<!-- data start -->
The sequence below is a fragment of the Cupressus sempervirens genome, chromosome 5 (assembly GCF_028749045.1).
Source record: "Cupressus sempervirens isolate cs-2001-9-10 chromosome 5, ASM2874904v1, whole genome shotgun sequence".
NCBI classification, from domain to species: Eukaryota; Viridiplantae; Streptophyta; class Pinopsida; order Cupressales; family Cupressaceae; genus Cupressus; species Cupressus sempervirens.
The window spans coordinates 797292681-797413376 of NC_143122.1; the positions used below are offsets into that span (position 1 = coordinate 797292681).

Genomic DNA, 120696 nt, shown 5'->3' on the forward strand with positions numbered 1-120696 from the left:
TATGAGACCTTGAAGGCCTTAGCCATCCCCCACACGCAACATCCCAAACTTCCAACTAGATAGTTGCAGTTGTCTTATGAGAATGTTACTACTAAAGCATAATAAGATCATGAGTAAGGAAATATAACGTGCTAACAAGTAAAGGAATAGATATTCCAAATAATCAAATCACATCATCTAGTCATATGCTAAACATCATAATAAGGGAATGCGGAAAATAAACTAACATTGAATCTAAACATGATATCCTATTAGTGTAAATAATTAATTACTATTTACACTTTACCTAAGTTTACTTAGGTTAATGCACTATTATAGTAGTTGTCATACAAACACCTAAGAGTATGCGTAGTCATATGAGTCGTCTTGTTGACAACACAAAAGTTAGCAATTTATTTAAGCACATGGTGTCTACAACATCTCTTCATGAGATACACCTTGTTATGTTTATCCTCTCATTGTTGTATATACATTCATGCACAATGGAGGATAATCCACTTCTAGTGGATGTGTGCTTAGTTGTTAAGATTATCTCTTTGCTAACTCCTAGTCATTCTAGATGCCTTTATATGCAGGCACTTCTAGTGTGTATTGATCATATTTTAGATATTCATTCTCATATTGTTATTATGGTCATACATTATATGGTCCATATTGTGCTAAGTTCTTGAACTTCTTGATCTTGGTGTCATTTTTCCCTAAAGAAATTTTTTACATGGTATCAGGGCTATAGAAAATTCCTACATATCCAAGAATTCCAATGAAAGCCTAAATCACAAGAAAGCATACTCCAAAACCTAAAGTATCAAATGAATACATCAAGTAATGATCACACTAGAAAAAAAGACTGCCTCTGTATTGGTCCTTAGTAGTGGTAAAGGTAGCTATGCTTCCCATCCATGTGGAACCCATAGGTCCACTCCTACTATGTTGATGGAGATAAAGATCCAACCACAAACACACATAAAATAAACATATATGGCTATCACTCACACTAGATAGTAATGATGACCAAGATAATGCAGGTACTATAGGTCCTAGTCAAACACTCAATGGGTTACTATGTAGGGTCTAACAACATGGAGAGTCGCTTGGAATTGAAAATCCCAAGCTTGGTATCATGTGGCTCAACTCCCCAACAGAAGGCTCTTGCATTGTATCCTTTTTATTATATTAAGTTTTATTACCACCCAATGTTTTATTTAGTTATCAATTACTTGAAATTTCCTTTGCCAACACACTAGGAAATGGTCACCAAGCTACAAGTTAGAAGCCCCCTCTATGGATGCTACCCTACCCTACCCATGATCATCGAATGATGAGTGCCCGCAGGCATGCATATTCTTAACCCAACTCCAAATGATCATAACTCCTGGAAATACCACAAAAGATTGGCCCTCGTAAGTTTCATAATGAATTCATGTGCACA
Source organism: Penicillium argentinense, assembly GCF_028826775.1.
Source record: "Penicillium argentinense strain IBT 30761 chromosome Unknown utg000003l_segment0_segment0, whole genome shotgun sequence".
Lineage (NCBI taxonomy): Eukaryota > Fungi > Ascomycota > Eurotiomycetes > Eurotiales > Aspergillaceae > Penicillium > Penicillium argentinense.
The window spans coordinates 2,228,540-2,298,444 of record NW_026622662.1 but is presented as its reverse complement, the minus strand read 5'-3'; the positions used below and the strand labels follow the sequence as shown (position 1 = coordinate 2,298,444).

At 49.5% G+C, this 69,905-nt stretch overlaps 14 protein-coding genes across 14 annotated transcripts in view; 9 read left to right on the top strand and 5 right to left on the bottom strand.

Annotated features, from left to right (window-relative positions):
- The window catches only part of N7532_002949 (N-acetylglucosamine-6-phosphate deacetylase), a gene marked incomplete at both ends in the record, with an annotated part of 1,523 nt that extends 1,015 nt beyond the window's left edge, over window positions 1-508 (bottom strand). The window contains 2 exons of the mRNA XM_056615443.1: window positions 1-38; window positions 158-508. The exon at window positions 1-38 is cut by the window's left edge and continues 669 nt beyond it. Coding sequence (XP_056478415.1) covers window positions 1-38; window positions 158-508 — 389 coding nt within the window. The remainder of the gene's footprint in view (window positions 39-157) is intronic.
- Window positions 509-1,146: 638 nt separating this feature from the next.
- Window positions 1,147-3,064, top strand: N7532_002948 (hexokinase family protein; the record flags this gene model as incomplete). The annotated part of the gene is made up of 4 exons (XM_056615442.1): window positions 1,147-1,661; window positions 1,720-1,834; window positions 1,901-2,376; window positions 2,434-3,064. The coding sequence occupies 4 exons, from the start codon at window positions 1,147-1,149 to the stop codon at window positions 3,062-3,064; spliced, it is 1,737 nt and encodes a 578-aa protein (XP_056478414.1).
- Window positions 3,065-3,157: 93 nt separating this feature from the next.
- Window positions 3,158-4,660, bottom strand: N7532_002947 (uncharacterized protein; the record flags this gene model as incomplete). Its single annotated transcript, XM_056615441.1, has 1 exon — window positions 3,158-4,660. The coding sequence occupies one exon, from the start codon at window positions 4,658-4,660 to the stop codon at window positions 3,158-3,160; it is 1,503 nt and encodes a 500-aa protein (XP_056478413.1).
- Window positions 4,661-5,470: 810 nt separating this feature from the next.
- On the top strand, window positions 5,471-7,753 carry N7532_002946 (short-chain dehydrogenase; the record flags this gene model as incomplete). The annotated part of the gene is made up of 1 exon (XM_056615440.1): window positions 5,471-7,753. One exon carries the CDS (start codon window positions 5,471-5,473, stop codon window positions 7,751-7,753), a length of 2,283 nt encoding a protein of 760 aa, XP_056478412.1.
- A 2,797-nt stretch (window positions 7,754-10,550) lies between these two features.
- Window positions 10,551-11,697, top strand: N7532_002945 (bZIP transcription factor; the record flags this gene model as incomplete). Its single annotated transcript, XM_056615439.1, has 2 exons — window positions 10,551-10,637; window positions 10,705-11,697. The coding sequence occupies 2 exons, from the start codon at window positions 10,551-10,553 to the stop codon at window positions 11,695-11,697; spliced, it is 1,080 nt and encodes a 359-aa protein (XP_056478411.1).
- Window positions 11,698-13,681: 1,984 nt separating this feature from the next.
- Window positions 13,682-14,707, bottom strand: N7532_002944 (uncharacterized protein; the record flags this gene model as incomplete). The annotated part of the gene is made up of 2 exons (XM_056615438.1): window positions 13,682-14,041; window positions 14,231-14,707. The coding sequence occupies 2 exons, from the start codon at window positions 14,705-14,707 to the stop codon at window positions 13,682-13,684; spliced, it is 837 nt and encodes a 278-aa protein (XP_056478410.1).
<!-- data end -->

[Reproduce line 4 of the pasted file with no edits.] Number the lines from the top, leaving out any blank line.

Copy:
The window spans coordinates 797292681-797413376 of NC_143122.1; the positions used below are offsets into that span (position 1 = coordinate 797292681).